Colorado GOP takes page from Dems’ playbook on soft money |

Colorado GOP takes page from Dems’ playbook on soft money

Jessica Fender
The Denver Post

Republican operatives have started duplicating the political fundraising and organizational structure that catapulted state Democrats to power in 2004 and has helped keep them there since.

A PowerPoint presentation obtained by The Denver Post details the formation for Republicans of an outside-the- party umbrella organization called Common Sense Colorado, which hopes to direct $10 million to loosely affiliated conservative political groups.

A network of at least a half-dozen entities has taken shape in the past 16 months. And while there are no records with the secretary of state’s office showing what they’ve raised so far, the presentation puts that total at $702,000 from a handful of corporate and industry donors, with prospects for $8.8 million.

The documents describe a “formal structure that controls all soft money efforts in Colorado” that’s overseen by “political managers, business executives and attorneys to ensure full compliance.”

But the lawyer who’s helping establish the mass of nonprofit corporations and 527 political advocacy groups said the entities tied to Common Sense Colorado are just the tip of the conservative, soft-money iceberg.

“This is just one set of entities. This is 10 percent overall of what people are doing out there,” said Jon Anderson, a lawyer with Holland and Hart and former chief legal counsel to Gov. Bill Owens. “There are a ton doing this sort of thing. There are so many entities out there that are being formed because of people’s general dissatisfaction with government right now.”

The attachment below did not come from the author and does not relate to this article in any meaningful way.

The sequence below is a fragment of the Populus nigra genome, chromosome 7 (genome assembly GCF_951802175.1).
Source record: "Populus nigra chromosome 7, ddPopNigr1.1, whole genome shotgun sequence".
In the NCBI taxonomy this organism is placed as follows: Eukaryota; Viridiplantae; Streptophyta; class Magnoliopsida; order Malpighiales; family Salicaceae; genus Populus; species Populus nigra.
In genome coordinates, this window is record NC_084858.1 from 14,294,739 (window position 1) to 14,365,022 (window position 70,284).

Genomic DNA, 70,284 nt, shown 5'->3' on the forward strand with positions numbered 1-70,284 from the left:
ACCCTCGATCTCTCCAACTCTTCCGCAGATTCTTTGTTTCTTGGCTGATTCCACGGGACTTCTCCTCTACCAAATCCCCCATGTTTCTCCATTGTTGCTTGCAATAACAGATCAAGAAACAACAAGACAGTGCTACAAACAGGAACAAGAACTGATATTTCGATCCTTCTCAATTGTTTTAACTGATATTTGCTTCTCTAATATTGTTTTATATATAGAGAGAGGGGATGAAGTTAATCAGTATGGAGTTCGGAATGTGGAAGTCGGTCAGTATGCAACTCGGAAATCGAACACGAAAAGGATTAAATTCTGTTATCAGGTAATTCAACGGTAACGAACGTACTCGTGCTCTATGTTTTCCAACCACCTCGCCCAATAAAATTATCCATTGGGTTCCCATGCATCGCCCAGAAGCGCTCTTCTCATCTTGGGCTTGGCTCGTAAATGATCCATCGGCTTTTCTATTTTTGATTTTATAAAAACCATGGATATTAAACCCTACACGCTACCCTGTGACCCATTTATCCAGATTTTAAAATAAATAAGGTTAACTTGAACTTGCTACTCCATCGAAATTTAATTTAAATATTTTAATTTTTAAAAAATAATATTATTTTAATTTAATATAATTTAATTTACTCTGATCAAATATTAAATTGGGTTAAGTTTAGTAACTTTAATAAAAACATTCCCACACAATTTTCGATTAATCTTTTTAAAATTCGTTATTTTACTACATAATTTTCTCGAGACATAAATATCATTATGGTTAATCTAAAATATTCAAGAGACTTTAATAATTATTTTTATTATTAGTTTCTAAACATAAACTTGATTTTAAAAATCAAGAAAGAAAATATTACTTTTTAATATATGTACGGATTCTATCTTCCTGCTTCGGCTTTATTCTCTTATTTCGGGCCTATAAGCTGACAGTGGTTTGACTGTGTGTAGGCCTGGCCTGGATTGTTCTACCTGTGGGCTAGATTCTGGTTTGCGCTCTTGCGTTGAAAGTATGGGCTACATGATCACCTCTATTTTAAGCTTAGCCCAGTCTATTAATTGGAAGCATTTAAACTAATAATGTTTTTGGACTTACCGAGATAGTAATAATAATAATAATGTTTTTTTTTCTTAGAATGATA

The “Colorado Model” is widely credited as the source of the Democrats’ recent success in the state and has been exported to liberal groups across the country.

Common Sense Colorado’s presentation points out the control Republicans have lost since 2002: two U.S. Senate seats, two U.S. House seats, the governorship, the state treasurer’s office, the secretary of state’s office, and the state House and Senate.

Republicans were stunned in 2004 – a banner year for the GOP in the presidential election and elsewhere – when Colorado Democrats took back control of the state House and Senate for the first time in more than four decades.

Two years later, Democrat Bill Ritter reclaimed the governor’s mansion for his party, giving the Democrats control of the governorship and both houses of the legislature for the first time in nearly half a century.

Then, just before the 2008 election, the liberals’ model came to light, revealing a scheme where a high-powered board directed millions to a network of advocacy, get-out-the-vote, outreach and media groups. In 2006, the Democratic alliance marshaled at least $16 million to a web of 37 diffuse organizations, records show.

The organized effort with a decentralized structure allowed for control by key politicos without providing an obvious target for political opponents and their lawsuits.

It was completely new, said author and former Republican state Rep. Rob Witwer.

“It was a better political mousetrap, and it was perfectly allowed under the rules,” said Witwer, who co-authored the book “The Blueprint: How the Democrats Won Colorado (and Why Republicans Everywhere Should Care)” with journalist Adam Schrager. “Now that the model is well-known, I think people are impressed with the simplicity and the innovation of the model.”

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